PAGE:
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    I did a lot of experimental work with water culture back in the 90's and a lot of this was published on the 'net at the end of the century. At different times I used flood and drain - where the water level was raised to completely flood the pots, and then drained out; I used different media for this and this is one of the problems in that it does tend to get washed away and the plants move about, which is never good; but the media is only needed to hold the plant in place in aquaculture, not to provide nutrients, so alternatives are possible - e.g. salads are grown in polythene duct, which is filled with water- to make a tube several inches in diameter with the plant emerging trough a small hole in the top surface - when the water is drained, the tube collapses to lie flat , and grips the roots to hold the plant in place -but I never tried that with orchids. Vandas grew extremely well with this flood and drain - using ordinary pots stood in a tank (the plants were tied in place in the pots - rather a nuisance to do ) and flooded every 4 hours in mid summer, reducing to every few days in mid winter, but the plants were difficult to handle, to do anything with them when taken out of the tank ( shows, or even bring into the house) . The alternative I ended up with and have used for many years now, is often called semi-hydroculture, where the bottom say 1 or 2 cm of the pot permanently stands in water/nutrient , using a coarse open free-draining inorganic media - coarse Perlite ; I have a few hundred plants in this at present. The roots on the plant when introduced to this system die within months, but new ones grow, and these do not ( usually) extend into the water ; but for this reason it is good to introduce plants only when they are about to produce a new set of roots . I also take plants out of the water when the bulb is made up - this corresponds to the natural way plants grow, producing their growth in the wet season, and their flowers in the dry season , so as not to be spoiled by bad weather, then holding their seed pods to develop in the next rainy season, and so on. . You don't get brilliant root systems with this S/H, but you do get massive bulbs and superb flowers - when the plants have properly adapted , which can take a couple of growing seasons. It works very well with the oncidiniae , and also with other thin-leaved plants coming from very humid areas. Some plants hate it. I also tried it with cymbidiums , which will keep active live roots in the water - but these are new roots grown after introduction to the system, not the old ones ; but it took 3 years to grow a dense mat of thick lovely roots good enough to support a good flower spike - and I found cymbdiums easy in conventional mixes anyway so did not pursue that.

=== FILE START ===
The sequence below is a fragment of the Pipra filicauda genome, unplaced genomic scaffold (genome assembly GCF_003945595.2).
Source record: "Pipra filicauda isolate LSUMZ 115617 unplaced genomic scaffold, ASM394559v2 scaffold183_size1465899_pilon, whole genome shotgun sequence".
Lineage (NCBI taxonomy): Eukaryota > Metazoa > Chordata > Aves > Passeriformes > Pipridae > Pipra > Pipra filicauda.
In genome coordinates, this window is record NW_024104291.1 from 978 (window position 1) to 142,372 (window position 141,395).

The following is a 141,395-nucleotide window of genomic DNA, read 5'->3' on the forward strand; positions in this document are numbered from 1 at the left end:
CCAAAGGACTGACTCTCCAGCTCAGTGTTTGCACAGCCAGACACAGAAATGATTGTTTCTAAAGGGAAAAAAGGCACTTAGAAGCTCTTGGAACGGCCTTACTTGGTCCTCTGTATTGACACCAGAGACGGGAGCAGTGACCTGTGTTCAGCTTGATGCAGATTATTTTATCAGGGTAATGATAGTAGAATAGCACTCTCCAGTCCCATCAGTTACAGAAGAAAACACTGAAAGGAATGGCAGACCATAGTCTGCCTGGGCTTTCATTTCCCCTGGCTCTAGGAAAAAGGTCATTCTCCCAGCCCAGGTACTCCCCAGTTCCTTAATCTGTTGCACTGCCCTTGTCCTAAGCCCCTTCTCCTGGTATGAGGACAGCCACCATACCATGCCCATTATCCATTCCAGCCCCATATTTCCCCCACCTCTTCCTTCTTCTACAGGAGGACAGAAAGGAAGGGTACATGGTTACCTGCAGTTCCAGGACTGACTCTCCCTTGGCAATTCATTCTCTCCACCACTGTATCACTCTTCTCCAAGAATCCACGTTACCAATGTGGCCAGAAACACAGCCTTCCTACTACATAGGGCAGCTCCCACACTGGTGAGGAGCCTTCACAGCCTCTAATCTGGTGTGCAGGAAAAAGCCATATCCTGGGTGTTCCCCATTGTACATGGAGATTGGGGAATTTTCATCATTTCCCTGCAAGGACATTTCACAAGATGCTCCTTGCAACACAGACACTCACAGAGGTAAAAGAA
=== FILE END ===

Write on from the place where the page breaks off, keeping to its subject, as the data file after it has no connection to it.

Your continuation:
Oxygenation will help keep the water sweet, but is not a substitute for the roots having direct access to air , which some orchids need. For example I have some Ansellias which are doing well in S/H ( will post a pic of one in flower in a week or two - only one flower open so far on the first spike) ; these have produced a set of roots coming out of the compost sticking up into the air, to get what the plant needs in this direction ; some of the Catasetums do the same thing I have noticed.
    If you try S/H , a tip is that the p/H and Ec need constat monitoring ; I adjust and correct every week -Perlite is a very variable material , and the p/H in particular depends on the exact chemical coposition of the siliceous sand used to make it. I had one batch recently where the p/H went up from the 6.0 the plants need up towards 8 in the course of 10 days , and I had to start off with p/H at 5.0 each time I changed, in order to avoid spending my life doing nothing else.